Hand-polished; usually, for every level of woodworking, this is a very unpopular task, just as powerful grinding is not enough? Some people may ask why there are so many electric grinders to get the job done. Why do we even need to polish them by hand?
The simple fact is that hand abrasive cutting has many advantages over strong abrasive cutting, and these advantages are usually ignored.
First of all, the final hand sand before trimming is always better than the surface finished with an electric sander, because no matter how delicate the sand you use, the power tool will always leave scratches. You can also fine-tune spots that may require extra care, and for electric sanders, the spots may be too small.
The ability to manually sharpen contours and narrow spaces is another reason that requires manual abrasive cutting. Power sanders, even detailed sanders, will be difficult to adapt to the contours created by milling or spindle shaping.
Now that you have chosen to manually polish your project, here are some of our main tips to help you get the perfect finish.
Of course, the purpose of 14 abrasive cut off saw is to remove any traces or flaws left after the wood has been processed.
First, you should use paper that is rough enough to easily eliminate the most serious defects, and in other cases, use as fine a grit as possible. If the coarse sand you use is too thick, you will eventually have to do more work to remove the scratches.
In most cases, the starting particle size is 80-120 particle size, and if there are still significant scratches after processing, only 80 is used, otherwise the particle size is preferably set to 100 or 120.
Once the grit is found, the grit can be treated systematically and do not easily miss the main steps between the two. If the grit is skipped, it will take longer because the finer grit will not remove the initial abrasive cutting marks. Starting from 80? Move to the next roughness level, ie 120g or 150g, and then move to a very fine particle size of around 220g.
In most cases, this is the best grit you need to master. However, it is best to use a low angle of light for the final inspection to check again. If there are more residual scratches, please continue.
2. Smooth the surface
For flat surfaces, abrasive cutting blocks must be used as this will increase the speed and efficiency of the work and provide a more uniform finish due to the uniform distribution of weight across the block.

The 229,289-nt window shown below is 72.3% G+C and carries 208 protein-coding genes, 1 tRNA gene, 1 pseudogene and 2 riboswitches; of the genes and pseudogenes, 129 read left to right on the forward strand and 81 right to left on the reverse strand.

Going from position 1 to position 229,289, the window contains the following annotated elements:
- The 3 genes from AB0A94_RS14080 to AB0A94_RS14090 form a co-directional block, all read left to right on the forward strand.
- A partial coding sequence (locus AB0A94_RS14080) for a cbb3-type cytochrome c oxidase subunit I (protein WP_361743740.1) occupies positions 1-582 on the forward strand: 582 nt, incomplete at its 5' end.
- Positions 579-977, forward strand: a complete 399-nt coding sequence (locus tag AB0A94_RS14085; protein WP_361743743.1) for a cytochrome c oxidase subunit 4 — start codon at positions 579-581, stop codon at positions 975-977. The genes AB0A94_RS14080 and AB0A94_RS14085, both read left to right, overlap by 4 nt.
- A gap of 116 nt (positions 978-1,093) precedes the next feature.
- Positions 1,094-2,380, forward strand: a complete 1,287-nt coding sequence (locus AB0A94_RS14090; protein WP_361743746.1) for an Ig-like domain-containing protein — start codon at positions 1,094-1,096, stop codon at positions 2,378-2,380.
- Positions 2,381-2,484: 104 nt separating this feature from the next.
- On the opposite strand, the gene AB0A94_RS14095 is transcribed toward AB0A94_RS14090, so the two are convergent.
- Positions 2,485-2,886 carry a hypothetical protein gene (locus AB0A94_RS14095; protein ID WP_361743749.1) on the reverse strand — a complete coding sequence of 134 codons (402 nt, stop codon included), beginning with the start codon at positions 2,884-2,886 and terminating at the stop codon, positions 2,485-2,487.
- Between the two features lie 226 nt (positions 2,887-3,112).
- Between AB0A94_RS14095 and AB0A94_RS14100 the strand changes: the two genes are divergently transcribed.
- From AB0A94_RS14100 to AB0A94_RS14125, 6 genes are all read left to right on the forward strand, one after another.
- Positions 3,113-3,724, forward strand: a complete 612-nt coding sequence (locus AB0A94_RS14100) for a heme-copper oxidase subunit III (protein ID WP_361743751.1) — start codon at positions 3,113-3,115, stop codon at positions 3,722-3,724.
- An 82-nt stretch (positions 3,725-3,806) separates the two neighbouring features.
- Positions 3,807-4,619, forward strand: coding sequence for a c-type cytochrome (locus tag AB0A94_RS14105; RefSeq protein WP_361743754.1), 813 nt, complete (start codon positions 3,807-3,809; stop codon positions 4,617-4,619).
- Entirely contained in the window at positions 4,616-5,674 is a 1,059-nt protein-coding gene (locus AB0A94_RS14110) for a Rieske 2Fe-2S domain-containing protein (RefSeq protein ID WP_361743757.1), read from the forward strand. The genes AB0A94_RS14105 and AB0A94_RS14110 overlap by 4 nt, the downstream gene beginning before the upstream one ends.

Some people may just fold a piece of sandpaper and start working, but if you are looking for great results, it may not be enough. The cost of your effort will far exceed the price of the polished block.
For the more traditional people there, the cork wrapped with abrasives is fine, and it is also a very portable option.
However, for the best comfort and efficiency, we recommend the following handles.
The shaped block will provide great comfort and is available in either a lightweight soft foam version or a medium version. The abrasive cutting block is not only ergonomic, but with abrasives and extractions will provide you with a dust-free abrasive cutting solution.
When using a sandpaper block, replace the abrasive as much as possible, otherwise the surface quality will deteriorate due to the reduced paper efficiency.
3. Polish resin wood, paint and varnish with sandpaper
When abrasive cutting wood such as pine or fir, these resins often block the standard abrasive very quickly, resulting in poor performance. The same is true when taking paint or varnish from wood for repair work. To alleviate this problem and the trouble of constantly changing abrasives, we recommend using paper that is resistant to blockage or non-blocking.
This can take many different forms. The product has a stearate coating that will fall off when you sand it, scrape the resin or paint off with it, and leave a clean grit to improve the grinding efficiency.
Other products have an open mesh design that allows waste to pass directly through them, greatly reducing clogging. These products are ideal for final finishing on a variety of projects.
4. Abrasive cutting mouldings
One of the easiest ways to remove scratches or burn marks when making decorative edges with a planer is to use a grinding sponge. A soft sponge can be easily formed to fit the contour of the molded article to ensure a uniform connection to the surface of the wood. Remember to start grinding before the burn so that there is no visible depression in the place where the original mark is located.
First use coarse sand that is just enough to remove most of the plutonium, then gradually process the finer grit.
Abrasive cutting mouldings
The golden rule of hand-polished is to ensure that the grain is sanded, as this prevents the wood fiber from tearing, which is easy to show, especially when the wood is soiled. If this is unavoidable, then it is necessary to practice the process of making the wood rough enough for dyeing but still fine enough to avoid scratches.